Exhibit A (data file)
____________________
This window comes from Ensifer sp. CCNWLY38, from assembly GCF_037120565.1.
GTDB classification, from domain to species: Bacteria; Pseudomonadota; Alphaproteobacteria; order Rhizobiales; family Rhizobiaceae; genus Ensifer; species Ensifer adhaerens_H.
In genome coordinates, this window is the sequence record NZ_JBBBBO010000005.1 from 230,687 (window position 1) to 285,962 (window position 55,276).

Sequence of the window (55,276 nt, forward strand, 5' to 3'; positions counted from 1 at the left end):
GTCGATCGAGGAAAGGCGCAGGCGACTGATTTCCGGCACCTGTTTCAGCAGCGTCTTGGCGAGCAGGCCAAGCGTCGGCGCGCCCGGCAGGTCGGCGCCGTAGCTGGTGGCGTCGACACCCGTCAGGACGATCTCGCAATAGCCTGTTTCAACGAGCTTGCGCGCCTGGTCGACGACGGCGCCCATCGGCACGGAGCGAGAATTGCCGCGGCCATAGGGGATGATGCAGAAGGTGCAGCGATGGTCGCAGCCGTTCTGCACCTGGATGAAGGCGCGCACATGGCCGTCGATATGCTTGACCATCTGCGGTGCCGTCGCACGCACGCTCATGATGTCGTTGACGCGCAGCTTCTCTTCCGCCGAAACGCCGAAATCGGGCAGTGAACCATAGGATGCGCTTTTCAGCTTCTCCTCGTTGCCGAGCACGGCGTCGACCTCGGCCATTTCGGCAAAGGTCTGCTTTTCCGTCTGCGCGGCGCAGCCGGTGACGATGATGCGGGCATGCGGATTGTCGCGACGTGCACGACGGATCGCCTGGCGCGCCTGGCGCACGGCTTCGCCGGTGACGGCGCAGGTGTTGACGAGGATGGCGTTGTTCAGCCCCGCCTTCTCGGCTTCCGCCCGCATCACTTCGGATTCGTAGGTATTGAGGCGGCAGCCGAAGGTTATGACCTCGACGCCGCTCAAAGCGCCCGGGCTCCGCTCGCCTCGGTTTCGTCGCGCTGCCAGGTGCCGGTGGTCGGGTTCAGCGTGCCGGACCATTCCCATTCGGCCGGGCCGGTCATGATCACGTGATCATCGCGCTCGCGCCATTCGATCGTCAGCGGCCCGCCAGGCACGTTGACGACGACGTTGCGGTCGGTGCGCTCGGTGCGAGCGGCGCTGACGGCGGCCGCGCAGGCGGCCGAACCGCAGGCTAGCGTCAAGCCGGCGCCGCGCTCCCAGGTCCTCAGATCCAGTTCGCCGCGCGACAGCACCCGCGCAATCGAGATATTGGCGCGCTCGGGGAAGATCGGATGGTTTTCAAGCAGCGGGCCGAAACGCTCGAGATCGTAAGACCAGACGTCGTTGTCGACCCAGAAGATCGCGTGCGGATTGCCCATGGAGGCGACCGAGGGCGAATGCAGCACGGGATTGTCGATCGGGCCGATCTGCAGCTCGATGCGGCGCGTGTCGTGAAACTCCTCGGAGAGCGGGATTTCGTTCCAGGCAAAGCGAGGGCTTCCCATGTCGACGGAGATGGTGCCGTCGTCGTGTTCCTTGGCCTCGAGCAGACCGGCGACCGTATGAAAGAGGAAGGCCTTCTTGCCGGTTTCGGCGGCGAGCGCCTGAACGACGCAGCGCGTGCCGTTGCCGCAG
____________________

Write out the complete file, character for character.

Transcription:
This window comes from Ensifer sp. CCNWLY38, from assembly GCF_037120565.1.
GTDB classification, from domain to species: Bacteria; Pseudomonadota; Alphaproteobacteria; order Rhizobiales; family Rhizobiaceae; genus Ensifer; species Ensifer adhaerens_H.
In genome coordinates, this window is the sequence record NZ_JBBBBO010000005.1 from 230,687 (window position 1) to 285,962 (window position 55,276).

Sequence of the window (55,276 nt, forward strand, 5' to 3'; positions counted from 1 at the left end):
GTCGATCGAGGAAAGGCGCAGGCGACTGATTTCCGGCACCTGTTTCAGCAGCGTCTTGGCGAGCAGGCCAAGCGTCGGCGCGCCCGGCAGGTCGGCGCCGTAGCTGGTGGCGTCGACACCCGTCAGGACGATCTCGCAATAGCCTGTTTCAACGAGCTTGCGCGCCTGGTCGACGACGGCGCCCATCGGCACGGAGCGAGAATTGCCGCGGCCATAGGGGATGATGCAGAAGGTGCAGCGATGGTCGCAGCCGTTCTGCACCTGGATGAAGGCGCGCACATGGCCGTCGATATGCTTGACCATCTGCGGTGCCGTCGCACGCACGCTCATGATGTCGTTGACGCGCAGCTTCTCTTCCGCCGAAACGCCGAAATCGGGCAGTGAACCATAGGATGCGCTTTTCAGCTTCTCCTCGTTGCCGAGCACGGCGTCGACCTCGGCCATTTCGGCAAAGGTCTGCTTTTCCGTCTGCGCGGCGCAGCCGGTGACGATGATGCGGGCATGCGGATTGTCGCGACGTGCACGACGGATCGCCTGGCGCGCCTGGCGCACGGCTTCGCCGGTGACGGCGCAGGTGTTGACGAGGATGGCGTTGTTCAGCCCCGCCTTCTCGGCTTCCGCCCGCATCACTTCGGATTCGTAGGTATTGAGGCGGCAGCCGAAGGTTATGACCTCGACGCCGCTCAAAGCGCCCGGGCTCCGCTCGCCTCGGTTTCGTCGCGCTGCCAGGTGCCGGTGGTCGGGTTCAGCGTGCCGGACCATTCCCATTCGGCCGGGCCGGTCATGATCACGTGATCATCGCGCTCGCGCCATTCGATCGTCAGCGGCCCGCCAGGCACGTTGACGACGACGTTGCGGTCGGTGCGCTCGGTGCGAGCGGCGCTGACGGCGGCCGCGCAGGCGGCCGAACCGCAGGCTAGCGTCAAGCCGGCGCCGCGCTCCCAGGTCCTCAGATCCAGTTCGCCGCGCGACAGCACCCGCGCAATCGAGATATTGGCGCGCTCGGGGAAGATCGGATGGTTTTCAAGCAGCGGGCCGAAACGCTCGAGATCGTAAGACCAGACGTCGTTGTCGACCCAGAAGATCGCGTGCGGATTGCCCATGGAGGCGACCGAGGGCGAATGCAGCACGGGATTGTCGATCGGGCCGATCTGCAGCTCGATGCGGCGCGTGTCGTGAAACTCCTCGGAGAGCGGGATTTCGTTCCAGGCAAAGCGAGGGCTTCCCATGTCGACGGAGATGGTGCCGTCGTCGTGTTCCTTGGCCTCGAGCAGACCGGCGACCGTATGAAAGAGGAAGGCCTTCTTGCCGGTTTCGGCGGCGAGCGCCTGAACGACGCAGCGCGTGCCGTTGCCGCAG